Stroke seems to strike out of the blue, but it’s really cumulative effects that lead to stroke, and there is no way to pinpoint exactly when one might happen. However, tests can be performed to help determine if a person is at elevated risk for stroke.

  • Heart auscultation. When a doctor takes out a stethoscope and listens to your heart, he or she is performing a heart auscultation. Heart auscultation helps identify problems with heart valves or heartbeat irregularities, which can cause blood clots that lead to stroke.
  • Carotid ultrasound. Harvard Health says a carotid ultrasound can detect buildup of cholesterol-filled plaque in the carotid arteries in the neck. These arteries deliver blood to the brain, and a blockage can lead to stroke.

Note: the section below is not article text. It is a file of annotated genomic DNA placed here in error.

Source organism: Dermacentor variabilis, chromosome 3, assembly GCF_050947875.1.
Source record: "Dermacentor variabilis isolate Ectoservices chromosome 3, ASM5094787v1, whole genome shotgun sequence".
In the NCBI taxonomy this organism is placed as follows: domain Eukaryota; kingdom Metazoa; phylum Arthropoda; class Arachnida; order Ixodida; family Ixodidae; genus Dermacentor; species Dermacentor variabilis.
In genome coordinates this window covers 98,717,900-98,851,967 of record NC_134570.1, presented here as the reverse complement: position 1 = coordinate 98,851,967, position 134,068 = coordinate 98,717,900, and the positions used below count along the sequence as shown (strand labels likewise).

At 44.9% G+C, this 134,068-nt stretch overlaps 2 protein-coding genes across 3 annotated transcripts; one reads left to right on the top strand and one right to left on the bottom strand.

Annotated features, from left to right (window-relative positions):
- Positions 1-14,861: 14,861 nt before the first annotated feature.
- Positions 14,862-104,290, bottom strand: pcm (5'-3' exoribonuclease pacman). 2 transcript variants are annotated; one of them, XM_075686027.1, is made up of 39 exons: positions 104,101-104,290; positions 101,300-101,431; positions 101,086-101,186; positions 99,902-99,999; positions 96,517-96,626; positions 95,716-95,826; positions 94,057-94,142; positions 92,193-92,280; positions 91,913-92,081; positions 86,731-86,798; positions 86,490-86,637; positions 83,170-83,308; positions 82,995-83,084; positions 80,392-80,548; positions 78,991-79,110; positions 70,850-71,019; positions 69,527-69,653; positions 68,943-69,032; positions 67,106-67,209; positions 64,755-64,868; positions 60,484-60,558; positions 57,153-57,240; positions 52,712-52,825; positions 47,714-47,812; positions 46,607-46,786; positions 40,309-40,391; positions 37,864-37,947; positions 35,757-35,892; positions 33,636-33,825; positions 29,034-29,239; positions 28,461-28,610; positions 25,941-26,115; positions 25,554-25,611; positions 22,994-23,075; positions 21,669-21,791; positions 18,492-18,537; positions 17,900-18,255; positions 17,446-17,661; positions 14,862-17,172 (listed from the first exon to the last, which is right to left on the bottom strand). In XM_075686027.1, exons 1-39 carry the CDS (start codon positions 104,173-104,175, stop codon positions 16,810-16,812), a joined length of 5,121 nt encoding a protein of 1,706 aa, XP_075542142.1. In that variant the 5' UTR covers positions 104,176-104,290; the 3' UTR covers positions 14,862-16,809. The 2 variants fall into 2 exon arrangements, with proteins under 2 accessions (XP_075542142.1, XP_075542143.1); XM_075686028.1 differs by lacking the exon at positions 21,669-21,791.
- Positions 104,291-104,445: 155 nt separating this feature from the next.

• Cerebral angiography. Healthline says a cerebral angiography involves injecting a contrast medium into your blood so that imaging will clearly show blood vessels in the brain, to help identify any blockages or bleeds.
  • Electrocardiogram. An EKG monitors heart rhythm with sensors positioned on the chest to show heartbeat waves. An abnormal heart rhythm or heart rate may indicate a risk of stroke.
  • Blood pressure measurements. Blood pressure should be measured regularly, as more than two-thirds of individuals who experience a stroke have hypertension, says Verywell Health. Chronically elevated blood pressure can cause disease of the blood vessels over time, which can cause a stroke.
  • Cholesterol check. Getting cholesterol levels checked at least once every five years can help doctors identify if high cholesterol is a problem to help reduce stroke risk.

It is difficult to detect if or when a stroke will happen, but certain tests can zero in on heightened risk factors for stroke.